Chem
posted by Em on .
Why can't we change subscripts when we balance chemical equations? I don't understand why we can change coefficients but not subscripts. Thanks.

There is a VERY good reason. BECAUSE NaCl is sodium chloride. Not NaCl2, Na2Cl, NaCl3 or any other arrangement. NaCl is the ONLY one that is a 1:1 ratio. Balancing equations would be SO MUCH easier if we could change subscripts BUT then you have changed the reactant or the product and only NaCl is NaCl.
NaCl + Pb(NO3)2 ==> PbCl2 + NaNO3.
So what you want to do is to rewrite this as
NaCl + PbNO3 ==> PbCl + NaNO3.
Easy, huh? BUT PbNO3 is NOT lead nitrate and PbCl is NOT lead chloride. In fact, PbNO3 and PbCl do not exist.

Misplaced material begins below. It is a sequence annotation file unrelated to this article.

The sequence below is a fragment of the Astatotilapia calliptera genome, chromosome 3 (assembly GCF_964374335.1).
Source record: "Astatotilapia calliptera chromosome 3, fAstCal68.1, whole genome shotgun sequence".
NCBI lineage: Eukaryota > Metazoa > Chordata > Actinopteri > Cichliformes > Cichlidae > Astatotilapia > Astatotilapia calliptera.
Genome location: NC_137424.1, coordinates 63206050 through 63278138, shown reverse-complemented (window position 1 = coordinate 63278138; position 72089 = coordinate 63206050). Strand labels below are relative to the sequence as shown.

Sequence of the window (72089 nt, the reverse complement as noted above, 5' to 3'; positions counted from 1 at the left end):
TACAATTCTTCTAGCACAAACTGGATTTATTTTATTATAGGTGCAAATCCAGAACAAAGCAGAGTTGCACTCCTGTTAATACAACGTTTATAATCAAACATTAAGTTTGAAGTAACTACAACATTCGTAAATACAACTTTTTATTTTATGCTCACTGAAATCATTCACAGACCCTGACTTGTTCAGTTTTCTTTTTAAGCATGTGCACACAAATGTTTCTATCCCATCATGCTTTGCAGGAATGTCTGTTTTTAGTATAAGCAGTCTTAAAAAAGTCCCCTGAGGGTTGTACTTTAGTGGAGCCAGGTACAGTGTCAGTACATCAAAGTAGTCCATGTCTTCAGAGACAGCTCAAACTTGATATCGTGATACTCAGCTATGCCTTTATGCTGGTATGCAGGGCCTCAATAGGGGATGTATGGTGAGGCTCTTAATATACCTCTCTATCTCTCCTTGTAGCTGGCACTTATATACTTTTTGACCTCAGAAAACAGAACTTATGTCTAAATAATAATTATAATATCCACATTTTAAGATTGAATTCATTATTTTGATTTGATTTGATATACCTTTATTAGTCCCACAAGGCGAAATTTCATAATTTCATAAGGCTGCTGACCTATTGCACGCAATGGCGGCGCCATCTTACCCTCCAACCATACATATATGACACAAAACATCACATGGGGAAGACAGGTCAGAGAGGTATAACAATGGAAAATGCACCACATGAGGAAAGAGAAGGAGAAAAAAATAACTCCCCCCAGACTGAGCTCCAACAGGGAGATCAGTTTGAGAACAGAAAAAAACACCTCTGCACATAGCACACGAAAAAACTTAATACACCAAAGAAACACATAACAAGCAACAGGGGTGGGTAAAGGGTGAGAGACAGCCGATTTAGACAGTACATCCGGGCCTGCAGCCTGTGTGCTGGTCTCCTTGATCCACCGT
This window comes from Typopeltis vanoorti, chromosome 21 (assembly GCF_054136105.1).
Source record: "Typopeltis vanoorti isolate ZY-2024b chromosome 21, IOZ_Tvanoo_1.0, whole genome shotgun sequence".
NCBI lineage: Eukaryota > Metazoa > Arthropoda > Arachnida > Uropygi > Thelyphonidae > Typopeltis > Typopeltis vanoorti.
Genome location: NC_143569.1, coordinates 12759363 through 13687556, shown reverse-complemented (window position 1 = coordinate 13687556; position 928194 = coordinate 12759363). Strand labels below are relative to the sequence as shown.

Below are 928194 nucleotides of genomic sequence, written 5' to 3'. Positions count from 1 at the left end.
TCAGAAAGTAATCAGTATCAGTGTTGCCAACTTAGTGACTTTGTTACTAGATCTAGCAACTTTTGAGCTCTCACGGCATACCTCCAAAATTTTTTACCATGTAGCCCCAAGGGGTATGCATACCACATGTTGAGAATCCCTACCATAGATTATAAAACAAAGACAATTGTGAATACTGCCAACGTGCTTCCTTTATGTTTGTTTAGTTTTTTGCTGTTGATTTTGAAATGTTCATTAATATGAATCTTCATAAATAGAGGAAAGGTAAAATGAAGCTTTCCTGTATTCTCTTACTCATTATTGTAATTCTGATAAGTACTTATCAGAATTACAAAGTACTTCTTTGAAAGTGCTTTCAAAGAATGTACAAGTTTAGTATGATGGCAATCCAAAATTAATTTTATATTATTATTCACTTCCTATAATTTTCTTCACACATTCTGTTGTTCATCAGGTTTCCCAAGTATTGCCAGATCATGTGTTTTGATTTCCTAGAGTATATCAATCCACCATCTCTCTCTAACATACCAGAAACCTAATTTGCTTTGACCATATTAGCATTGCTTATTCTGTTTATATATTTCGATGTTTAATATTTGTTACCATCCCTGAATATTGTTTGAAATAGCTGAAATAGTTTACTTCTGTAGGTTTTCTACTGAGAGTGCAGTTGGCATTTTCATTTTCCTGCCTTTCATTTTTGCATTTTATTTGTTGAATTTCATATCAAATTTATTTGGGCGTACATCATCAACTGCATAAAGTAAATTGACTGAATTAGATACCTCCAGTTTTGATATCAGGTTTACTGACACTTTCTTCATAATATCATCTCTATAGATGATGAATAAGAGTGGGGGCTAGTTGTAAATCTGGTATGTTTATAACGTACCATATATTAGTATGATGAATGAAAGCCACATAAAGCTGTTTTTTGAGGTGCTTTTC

Regarding changing coefficients, we can change coefficients because we are simply saying we have twice as many or three times as many or any times as many; for example, 2NaCl instead of 1NaCl or we have 3AgCl instead of 1AgCl. Look at it this way. We go into a grocery store to buy jelly + bread + banana. Now we can buy 2 jars of jelly, 3 loaves of bread and 5 bananas and we haven't changed what we went to the store to purchase. BUT, if instead of this I purchase 1 lb of hamburger, a loaf of bread and a banana, I have changed the shopping list and my family will be mad at me, especially if they wanted a jelly/bread/banana sandwich. They aren't likely to like a hamburger, bread, and banana sandwich. In the first case (changing coefficients), my family can make more jelly/bread/banana sandwiches but if I change the shopping list they can't make any sandwiches.